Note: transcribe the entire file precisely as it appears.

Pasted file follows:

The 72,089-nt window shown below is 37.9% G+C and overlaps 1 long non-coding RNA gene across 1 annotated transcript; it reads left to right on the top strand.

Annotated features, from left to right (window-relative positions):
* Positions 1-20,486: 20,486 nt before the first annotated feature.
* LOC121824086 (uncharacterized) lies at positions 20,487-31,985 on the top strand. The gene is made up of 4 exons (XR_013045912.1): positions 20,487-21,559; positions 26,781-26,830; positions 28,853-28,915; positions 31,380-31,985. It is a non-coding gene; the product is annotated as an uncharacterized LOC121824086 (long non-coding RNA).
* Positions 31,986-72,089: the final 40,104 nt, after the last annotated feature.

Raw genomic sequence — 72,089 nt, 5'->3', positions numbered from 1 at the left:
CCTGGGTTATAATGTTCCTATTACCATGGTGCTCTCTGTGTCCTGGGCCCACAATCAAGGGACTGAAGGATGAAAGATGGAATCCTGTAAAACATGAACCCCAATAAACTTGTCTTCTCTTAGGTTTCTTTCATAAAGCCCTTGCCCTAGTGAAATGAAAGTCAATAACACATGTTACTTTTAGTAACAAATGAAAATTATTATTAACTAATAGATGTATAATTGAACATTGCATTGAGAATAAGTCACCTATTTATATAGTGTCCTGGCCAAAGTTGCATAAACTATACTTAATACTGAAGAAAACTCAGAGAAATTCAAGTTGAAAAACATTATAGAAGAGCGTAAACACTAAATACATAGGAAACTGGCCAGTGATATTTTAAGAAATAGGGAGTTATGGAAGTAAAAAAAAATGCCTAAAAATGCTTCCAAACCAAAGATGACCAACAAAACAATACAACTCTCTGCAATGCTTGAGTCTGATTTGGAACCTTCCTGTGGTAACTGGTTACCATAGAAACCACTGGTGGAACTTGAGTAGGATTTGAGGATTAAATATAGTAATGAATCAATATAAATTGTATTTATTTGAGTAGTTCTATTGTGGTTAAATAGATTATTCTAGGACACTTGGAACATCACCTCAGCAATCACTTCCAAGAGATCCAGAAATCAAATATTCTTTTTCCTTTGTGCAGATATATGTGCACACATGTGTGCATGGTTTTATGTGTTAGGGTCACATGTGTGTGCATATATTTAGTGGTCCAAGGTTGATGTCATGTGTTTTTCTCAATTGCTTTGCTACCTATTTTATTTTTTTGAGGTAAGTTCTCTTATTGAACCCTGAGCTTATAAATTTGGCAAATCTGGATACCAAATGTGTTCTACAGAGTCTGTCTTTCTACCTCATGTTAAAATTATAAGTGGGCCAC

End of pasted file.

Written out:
The 72,089-nt window shown below is 37.9% G+C and overlaps 1 long non-coding RNA gene across 1 annotated transcript; it reads left to right on the top strand.

Annotated features, from left to right (window-relative positions):
* Positions 1-20,486: 20,486 nt before the first annotated feature.
* LOC121824086 (uncharacterized) lies at positions 20,487-31,985 on the top strand. The gene is made up of 4 exons (XR_013045912.1): positions 20,487-21,559; positions 26,781-26,830; positions 28,853-28,915; positions 31,380-31,985. It is a non-coding gene; the product is annotated as an uncharacterized LOC121824086 (long non-coding RNA).
* Positions 31,986-72,089: the final 40,104 nt, after the last annotated feature.

Raw genomic sequence — 72,089 nt, 5'->3', positions numbered from 1 at the left:
CCTGGGTTATAATGTTCCTATTACCATGGTGCTCTCTGTGTCCTGGGCCCACAATCAAGGGACTGAAGGATGAAAGATGGAATCCTGTAAAACATGAACCCCAATAAACTTGTCTTCTCTTAGGTTTCTTTCATAAAGCCCTTGCCCTAGTGAAATGAAAGTCAATAACACATGTTACTTTTAGTAACAAATGAAAATTATTATTAACTAATAGATGTATAATTGAACATTGCATTGAGAATAAGTCACCTATTTATATAGTGTCCTGGCCAAAGTTGCATAAACTATACTTAATACTGAAGAAAACTCAGAGAAATTCAAGTTGAAAAACATTATAGAAGAGCGTAAACACTAAATACATAGGAAACTGGCCAGTGATATTTTAAGAAATAGGGAGTTATGGAAGTAAAAAAAAATGCCTAAAAATGCTTCCAAACCAAAGATGACCAACAAAACAATACAACTCTCTGCAATGCTTGAGTCTGATTTGGAACCTTCCTGTGGTAACTGGTTACCATAGAAACCACTGGTGGAACTTGAGTAGGATTTGAGGATTAAATATAGTAATGAATCAATATAAATTGTATTTATTTGAGTAGTTCTATTGTGGTTAAATAGATTATTCTAGGACACTTGGAACATCACCTCAGCAATCACTTCCAAGAGATCCAGAAATCAAATATTCTTTTTCCTTTGTGCAGATATATGTGCACACATGTGTGCATGGTTTTATGTGTTAGGGTCACATGTGTGTGCATATATTTAGTGGTCCAAGGTTGATGTCATGTGTTTTTCTCAATTGCTTTGCTACCTATTTTATTTTTTTGAGGTAAGTTCTCTTATTGAACCCTGAGCTTATAAATTTGGCAAATCTGGATACCAAATGTGTTCTACAGAGTCTGTCTTTCTACCTCATGTTAAAATTATAAGTGGGCCAC